Will we ever get a Newark-Passaic Express Bus?

New Jersey Transit does a great job of running express buses.  From any direction, you can find a bus to the Port Authority.  But express buses within New Jersey are another matter.

Aside from a small operation in Newark an a few rush-hour only routes from Central New Jersey to Jersey City, NJ Transit doesn’t really operate express buses.

As a result, it can take a long time to get between major cities in New Jersey. Take for example, Newark and Passaic.  They both major transit hubs about ten miles apart, but there is no direct connection between them whatsoever. No bus, no train.Screen Shot 2015-06-22 at 12.22.52 PM

Currently, one of the options is to take the train from Passaic to Secaucus and transfer to a train going to Newark.  This costs $7.25 and takes between 50 minutes to an hour.  Passaic’s train station is located in a residential neighborhood about a mile from downtown Passaic.

The other option is to take the local 74 bus from Passaic Bus Terminal, and transfer to the Newark Light Rail.  This is cheaper, but also takes 50 minutes.

Newark and Passaic are connected by Route 21, and are about 20 minutes apart by car.  Hypothetically, an express bus between the two cities would take a similar amount of time.  Assuming a few minutes to make stops in Downtown Newark and Downtown Passaic, a Newark-Passaic express bus would take 25 minutes end to end.  With a 5-minute layover, this bus could run every 30 minutes with only two buses.

Route 21 is mostly free from traffic congestion, but sometimes it gets a little backed up in Newark in the mornings.  During rush hour periods, an express bus route would probably require 3 or 4 buses.

A Route 21 express bus could be implemented with modest resources, and would improve many people’s commutes immensely.  It could easily take half an hour off the trip for many people.

Sadly, when NJ Transit starts a new bus route, more often than not they are congestion mitigations for highway projects or welfare buses deep into no-sidewalks suburbia. These routes are funded from outside sources, and NJT barely has the resources to accommodate ridership on its existing routes.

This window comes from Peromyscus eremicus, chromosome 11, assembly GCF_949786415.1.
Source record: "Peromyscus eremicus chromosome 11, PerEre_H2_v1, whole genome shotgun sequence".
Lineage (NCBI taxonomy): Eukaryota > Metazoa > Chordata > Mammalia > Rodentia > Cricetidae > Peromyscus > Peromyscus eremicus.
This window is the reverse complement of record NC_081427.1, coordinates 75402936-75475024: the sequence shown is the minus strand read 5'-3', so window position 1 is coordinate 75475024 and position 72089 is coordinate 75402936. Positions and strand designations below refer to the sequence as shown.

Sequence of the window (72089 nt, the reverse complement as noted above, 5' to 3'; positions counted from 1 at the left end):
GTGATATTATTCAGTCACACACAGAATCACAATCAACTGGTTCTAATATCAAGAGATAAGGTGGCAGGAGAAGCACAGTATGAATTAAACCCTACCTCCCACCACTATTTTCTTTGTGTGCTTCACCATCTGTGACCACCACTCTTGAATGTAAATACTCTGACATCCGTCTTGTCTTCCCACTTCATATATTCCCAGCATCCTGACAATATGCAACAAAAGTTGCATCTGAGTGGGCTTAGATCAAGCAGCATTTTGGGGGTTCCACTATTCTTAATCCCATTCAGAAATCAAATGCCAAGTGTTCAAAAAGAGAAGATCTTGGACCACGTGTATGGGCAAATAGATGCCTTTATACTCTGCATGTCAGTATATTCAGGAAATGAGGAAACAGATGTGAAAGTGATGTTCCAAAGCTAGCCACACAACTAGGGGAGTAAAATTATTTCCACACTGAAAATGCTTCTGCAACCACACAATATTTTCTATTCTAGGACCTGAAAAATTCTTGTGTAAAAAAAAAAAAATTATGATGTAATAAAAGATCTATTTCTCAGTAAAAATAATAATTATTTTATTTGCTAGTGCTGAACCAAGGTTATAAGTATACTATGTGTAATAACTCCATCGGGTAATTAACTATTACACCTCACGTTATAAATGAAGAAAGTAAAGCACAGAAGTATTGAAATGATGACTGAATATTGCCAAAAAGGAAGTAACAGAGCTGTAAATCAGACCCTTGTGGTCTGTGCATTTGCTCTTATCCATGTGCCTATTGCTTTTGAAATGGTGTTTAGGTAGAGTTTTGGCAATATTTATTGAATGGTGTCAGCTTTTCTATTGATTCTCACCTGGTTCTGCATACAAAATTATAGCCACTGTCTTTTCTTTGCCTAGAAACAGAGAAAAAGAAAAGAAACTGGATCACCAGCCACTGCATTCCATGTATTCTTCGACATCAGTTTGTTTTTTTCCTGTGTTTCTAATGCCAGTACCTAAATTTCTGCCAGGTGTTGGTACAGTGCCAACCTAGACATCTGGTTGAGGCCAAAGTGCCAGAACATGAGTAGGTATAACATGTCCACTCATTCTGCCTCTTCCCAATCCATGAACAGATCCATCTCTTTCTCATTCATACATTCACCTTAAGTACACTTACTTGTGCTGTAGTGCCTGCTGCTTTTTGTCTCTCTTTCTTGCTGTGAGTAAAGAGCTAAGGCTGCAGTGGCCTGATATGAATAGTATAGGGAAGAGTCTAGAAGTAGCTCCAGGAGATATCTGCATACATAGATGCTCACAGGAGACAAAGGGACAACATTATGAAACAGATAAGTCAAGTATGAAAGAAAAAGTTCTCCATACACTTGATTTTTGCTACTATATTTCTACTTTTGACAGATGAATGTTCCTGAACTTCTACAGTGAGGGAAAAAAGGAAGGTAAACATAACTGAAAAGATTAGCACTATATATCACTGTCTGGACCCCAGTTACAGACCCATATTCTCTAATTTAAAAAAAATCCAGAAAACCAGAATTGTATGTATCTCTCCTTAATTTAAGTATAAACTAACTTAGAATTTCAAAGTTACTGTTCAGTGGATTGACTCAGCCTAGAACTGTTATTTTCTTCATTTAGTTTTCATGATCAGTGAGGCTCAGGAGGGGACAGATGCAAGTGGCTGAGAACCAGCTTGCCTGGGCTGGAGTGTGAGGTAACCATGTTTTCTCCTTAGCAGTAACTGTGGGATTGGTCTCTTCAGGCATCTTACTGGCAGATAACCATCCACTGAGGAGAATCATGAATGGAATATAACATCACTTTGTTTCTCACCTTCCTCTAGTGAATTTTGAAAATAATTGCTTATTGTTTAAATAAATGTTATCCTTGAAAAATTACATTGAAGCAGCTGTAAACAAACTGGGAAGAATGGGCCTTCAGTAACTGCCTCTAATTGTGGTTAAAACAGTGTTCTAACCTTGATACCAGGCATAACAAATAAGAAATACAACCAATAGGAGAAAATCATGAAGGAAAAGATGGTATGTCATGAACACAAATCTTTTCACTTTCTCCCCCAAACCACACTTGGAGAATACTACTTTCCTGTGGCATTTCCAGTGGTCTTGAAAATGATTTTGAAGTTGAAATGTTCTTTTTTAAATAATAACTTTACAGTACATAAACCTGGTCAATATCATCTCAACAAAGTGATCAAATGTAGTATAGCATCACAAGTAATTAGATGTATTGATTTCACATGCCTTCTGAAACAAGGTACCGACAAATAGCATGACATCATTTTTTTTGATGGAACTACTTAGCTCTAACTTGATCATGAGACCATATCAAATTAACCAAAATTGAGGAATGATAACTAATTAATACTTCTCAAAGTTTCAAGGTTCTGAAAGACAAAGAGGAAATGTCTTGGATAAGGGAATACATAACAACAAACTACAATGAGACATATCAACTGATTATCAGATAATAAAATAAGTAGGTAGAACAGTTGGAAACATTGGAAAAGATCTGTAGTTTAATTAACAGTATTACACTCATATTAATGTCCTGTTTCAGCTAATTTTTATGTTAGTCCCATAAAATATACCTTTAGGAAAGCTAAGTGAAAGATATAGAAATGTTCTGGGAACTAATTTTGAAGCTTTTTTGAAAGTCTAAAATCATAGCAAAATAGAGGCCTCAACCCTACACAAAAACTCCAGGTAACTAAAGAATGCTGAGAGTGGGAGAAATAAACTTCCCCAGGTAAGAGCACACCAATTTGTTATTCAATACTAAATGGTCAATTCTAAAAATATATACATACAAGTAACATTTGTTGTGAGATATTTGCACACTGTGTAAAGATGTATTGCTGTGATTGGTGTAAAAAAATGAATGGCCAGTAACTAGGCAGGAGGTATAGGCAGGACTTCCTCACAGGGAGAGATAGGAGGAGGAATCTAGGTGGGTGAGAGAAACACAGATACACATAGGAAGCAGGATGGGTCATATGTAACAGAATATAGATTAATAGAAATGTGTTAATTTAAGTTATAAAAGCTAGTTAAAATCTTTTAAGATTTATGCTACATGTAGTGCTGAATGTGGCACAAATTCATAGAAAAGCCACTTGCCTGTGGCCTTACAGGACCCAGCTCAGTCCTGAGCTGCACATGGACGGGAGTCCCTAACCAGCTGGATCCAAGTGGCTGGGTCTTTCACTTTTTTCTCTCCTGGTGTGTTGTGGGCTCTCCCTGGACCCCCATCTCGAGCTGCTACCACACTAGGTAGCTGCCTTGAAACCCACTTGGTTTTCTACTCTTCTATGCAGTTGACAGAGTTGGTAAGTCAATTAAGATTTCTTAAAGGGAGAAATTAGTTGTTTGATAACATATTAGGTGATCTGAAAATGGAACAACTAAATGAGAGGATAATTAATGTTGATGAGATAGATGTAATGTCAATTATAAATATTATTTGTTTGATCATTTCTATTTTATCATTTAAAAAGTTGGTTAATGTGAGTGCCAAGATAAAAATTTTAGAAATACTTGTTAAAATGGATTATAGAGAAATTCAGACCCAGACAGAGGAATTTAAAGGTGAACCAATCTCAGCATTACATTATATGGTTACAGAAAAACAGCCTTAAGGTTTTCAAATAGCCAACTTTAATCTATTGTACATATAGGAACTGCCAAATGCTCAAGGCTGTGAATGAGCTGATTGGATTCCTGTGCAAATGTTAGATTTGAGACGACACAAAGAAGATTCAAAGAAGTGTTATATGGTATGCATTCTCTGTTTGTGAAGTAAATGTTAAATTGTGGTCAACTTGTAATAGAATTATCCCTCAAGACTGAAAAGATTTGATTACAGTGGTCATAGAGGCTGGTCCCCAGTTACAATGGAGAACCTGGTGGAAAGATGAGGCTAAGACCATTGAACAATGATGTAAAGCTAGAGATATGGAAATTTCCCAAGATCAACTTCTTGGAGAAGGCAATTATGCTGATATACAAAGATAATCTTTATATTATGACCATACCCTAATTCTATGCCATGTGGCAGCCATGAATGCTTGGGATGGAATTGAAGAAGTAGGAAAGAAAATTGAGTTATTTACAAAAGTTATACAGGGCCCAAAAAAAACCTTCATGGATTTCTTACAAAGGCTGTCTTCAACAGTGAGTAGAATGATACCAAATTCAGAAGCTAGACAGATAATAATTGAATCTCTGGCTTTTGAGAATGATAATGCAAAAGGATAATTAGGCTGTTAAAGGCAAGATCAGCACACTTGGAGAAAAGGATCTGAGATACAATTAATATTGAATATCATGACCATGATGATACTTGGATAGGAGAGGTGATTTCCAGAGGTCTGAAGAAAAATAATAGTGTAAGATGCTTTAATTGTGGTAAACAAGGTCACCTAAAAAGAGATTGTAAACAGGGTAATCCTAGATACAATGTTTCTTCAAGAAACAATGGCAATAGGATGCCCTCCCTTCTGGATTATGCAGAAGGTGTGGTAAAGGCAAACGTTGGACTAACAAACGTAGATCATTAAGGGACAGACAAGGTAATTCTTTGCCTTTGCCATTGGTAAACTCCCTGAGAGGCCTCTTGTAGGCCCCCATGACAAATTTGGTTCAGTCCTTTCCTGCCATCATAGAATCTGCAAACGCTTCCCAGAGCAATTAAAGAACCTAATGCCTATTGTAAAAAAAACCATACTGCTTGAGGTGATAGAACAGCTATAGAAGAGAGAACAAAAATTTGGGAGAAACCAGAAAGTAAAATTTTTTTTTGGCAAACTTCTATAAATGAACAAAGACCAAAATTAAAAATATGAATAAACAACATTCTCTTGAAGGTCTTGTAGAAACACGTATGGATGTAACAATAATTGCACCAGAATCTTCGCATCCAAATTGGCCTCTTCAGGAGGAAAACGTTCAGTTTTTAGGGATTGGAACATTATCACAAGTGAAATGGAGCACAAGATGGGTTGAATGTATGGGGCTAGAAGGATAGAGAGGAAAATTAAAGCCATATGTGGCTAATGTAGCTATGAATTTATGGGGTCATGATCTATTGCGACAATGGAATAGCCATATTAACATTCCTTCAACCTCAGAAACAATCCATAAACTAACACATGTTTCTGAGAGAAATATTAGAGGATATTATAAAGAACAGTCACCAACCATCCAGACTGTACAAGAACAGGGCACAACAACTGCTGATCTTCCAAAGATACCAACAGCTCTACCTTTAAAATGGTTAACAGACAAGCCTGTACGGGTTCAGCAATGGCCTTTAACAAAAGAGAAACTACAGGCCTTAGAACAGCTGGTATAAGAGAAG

New Jersey’s urban highways are something of an underutilized transit resource.  We have the infrastructure in place to run express buses from Newark to Passaic, or Paterson to Jersey City, or New Brunswick to Perth Amboy, but we don’t.

NJ Transit is an incredibly conservative organization.  Many of its bus routes haven’t changed in 100 years, especially in Essex, Hudson, and Passaic Counties-  They still run on the same streets where the trolley tracks were laid in 1910.  There was no express route between Newark and Passaic back then, so there isn’t one now, despite all the changes in demographics and travel demand that have occured since then.

This isn’t a $500 million light rail project, or a bus rapid transit plan that takes years of study.  In a perfect world, this could be put into place in 3 months.

Maybe in another ten years, with a new governor, increased gas taxes to fund transit, and a complete change of attitudes at NJ Transit, this could become a reality.

Or, the jitneys will get there first.

2 thoughts on “Will we ever get a Newark-Passaic Express Bus?

  1. The old 112 under Public Service and TNJ (and very early NJT) used to run between Main and Piaget in Clifton, through Passaic and to Penn Station Newark roughly following the route of today’s 74 Union Avenue service, then along Broadway into downtown. That ended with the 1981 restructuring and was replaced by an expanded 74 (it used to only run between Paterson and Glendale Avenue in Nutley) and the 27 Clifton leg. Not sure how much of a market there is for an express service between Passaic and Newark, though a direct link might be desirable. The 72 had an express leg for a long time but was finally discontinued in 2010 IINM. It had always been one trip in each direction anyway so not much demand for it.

    Oh and that “5 minute layover”? (It’s called recovery time, btw…) would never work and would easily get eaten up during the trip, resulting in arriving at the last stop after the next trip is supposed to begin.


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